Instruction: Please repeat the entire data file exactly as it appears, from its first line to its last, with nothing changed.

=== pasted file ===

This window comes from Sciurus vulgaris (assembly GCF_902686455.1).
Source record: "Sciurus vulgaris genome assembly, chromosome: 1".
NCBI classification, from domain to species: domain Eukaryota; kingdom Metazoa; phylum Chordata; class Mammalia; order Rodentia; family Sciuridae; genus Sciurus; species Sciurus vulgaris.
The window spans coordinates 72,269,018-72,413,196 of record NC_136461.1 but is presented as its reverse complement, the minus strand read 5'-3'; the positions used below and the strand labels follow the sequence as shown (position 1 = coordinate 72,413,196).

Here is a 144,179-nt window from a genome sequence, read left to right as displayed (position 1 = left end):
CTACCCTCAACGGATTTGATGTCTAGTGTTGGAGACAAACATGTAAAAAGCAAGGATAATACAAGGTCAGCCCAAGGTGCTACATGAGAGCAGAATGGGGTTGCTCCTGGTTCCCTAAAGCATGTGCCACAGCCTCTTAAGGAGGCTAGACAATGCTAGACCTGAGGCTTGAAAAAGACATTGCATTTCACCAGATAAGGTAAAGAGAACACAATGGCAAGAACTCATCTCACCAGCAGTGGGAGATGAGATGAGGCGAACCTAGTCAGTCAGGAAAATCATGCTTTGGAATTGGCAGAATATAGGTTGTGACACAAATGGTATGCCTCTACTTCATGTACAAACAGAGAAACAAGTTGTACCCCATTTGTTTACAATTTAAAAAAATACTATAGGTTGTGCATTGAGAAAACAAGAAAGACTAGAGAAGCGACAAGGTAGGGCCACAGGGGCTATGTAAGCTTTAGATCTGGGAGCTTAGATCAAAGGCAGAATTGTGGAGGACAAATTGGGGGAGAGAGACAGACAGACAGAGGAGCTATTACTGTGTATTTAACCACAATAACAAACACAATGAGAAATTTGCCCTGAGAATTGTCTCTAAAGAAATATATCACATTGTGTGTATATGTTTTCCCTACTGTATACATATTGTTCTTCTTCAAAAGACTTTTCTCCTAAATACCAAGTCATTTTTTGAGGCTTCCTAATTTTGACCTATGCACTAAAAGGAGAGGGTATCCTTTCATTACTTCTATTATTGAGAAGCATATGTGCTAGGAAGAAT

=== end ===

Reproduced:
This window comes from Sciurus vulgaris (assembly GCF_902686455.1).
Source record: "Sciurus vulgaris genome assembly, chromosome: 1".
NCBI classification, from domain to species: domain Eukaryota; kingdom Metazoa; phylum Chordata; class Mammalia; order Rodentia; family Sciuridae; genus Sciurus; species Sciurus vulgaris.
The window spans coordinates 72,269,018-72,413,196 of record NC_136461.1 but is presented as its reverse complement, the minus strand read 5'-3'; the positions used below and the strand labels follow the sequence as shown (position 1 = coordinate 72,413,196).

Here is a 144,179-nt window from a genome sequence, read left to right as displayed (position 1 = left end):
CTACCCTCAACGGATTTGATGTCTAGTGTTGGAGACAAACATGTAAAAAGCAAGGATAATACAAGGTCAGCCCAAGGTGCTACATGAGAGCAGAATGGGGTTGCTCCTGGTTCCCTAAAGCATGTGCCACAGCCTCTTAAGGAGGCTAGACAATGCTAGACCTGAGGCTTGAAAAAGACATTGCATTTCACCAGATAAGGTAAAGAGAACACAATGGCAAGAACTCATCTCACCAGCAGTGGGAGATGAGATGAGGCGAACCTAGTCAGTCAGGAAAATCATGCTTTGGAATTGGCAGAATATAGGTTGTGACACAAATGGTATGCCTCTACTTCATGTACAAACAGAGAAACAAGTTGTACCCCATTTGTTTACAATTTAAAAAAATACTATAGGTTGTGCATTGAGAAAACAAGAAAGACTAGAGAAGCGACAAGGTAGGGCCACAGGGGCTATGTAAGCTTTAGATCTGGGAGCTTAGATCAAAGGCAGAATTGTGGAGGACAAATTGGGGGAGAGAGACAGACAGACAGAGGAGCTATTACTGTGTATTTAACCACAATAACAAACACAATGAGAAATTTGCCCTGAGAATTGTCTCTAAAGAAATATATCACATTGTGTGTATATGTTTTCCCTACTGTATACATATTGTTCTTCTTCAAAAGACTTTTCTCCTAAATACCAAGTCATTTTTTGAGGCTTCCTAATTTTGACCTATGCACTAAAAGGAGAGGGTATCCTTTCATTACTTCTATTATTGAGAAGCATATGTGCTAGGAAGAAT